The town's name is derived from "ohkotok", the Blackfoot First Nation word for "rock". The name may refer to Big Rock, the largest glacial erratic in the Foothills Erratics Train, situated about 7 km (4.3 mi) west of the town.
Before European settlement, journeying First Nations used the rock as a marker to find the river crossing situated at Okotoks. The tribes were nomadic and often followed large buffalo herds for their sustenance. David Thompson explored the area as early as 1800. Soon trading posts were established, including one built in 1874 at the Sheep River crossing in the current town. This crossing was on a trade route called the Macleod Trail, which led from Fort Benton, Montana to Calgary.
In 1879, the area saw the killing of the last buffalo. Government leasing of land for one cent per acre ($2.47/km²) began in 1880. This created a major change in the region. The first settlers arrived in 1882.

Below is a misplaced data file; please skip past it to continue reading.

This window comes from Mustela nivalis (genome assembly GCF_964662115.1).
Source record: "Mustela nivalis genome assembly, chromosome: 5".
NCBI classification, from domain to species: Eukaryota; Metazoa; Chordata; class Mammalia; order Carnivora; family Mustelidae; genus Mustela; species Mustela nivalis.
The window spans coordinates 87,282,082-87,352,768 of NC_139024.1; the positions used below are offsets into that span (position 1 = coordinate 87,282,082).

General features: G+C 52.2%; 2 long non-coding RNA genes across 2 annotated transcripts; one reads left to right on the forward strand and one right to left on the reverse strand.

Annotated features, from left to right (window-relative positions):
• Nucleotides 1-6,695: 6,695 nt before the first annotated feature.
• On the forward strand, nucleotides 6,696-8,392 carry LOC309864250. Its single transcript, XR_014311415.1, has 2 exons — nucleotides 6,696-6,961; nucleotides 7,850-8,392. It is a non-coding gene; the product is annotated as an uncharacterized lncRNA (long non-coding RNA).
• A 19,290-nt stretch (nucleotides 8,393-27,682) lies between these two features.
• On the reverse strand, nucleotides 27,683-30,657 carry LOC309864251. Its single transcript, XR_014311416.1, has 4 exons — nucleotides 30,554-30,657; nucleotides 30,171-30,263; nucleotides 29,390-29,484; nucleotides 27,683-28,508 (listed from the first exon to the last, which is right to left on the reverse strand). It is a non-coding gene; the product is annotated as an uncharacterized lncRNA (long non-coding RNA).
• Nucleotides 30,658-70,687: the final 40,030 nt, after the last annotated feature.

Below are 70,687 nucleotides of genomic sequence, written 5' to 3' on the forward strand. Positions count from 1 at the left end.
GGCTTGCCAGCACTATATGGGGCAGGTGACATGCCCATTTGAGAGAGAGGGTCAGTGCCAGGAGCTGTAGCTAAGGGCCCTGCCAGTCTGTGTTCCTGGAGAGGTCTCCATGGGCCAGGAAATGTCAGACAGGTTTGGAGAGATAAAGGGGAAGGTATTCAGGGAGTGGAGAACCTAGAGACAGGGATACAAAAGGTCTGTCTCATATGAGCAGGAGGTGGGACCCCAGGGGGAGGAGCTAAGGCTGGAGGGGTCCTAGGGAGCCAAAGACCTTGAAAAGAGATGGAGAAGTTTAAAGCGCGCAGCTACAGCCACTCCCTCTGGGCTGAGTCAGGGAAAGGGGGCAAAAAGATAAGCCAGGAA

A community grew around a sawmill that was established in 1891, and it would grow in size. The last stagecoach stopped in Okotoks in 1891 when rail service between Calgary and Fort Macleod replaced horse-drawn travel. By 1897 the community name had changed three times, first from Sheep Creek, to Dewdney after Edgar Dewdney the Lieutenant Governor of the Northwest Territories, and later being informed by post office authorities in Ottawa of an older settlement named Dewdney in Lower Mainland, British Columbia, the name Okotoks was chosen by local businessman John Lineham. The rail line is still a main line south to the U.S. border, but the last of the passenger service (Dayliner unit) ended in 1971.
In 2007, the energy efficient Drake Landing Solar Community was established in Okotoks.
Numerous old buildings have been restored, and one house was even resituated blocks away to avoid destruction by the widening of the highway through the townsite.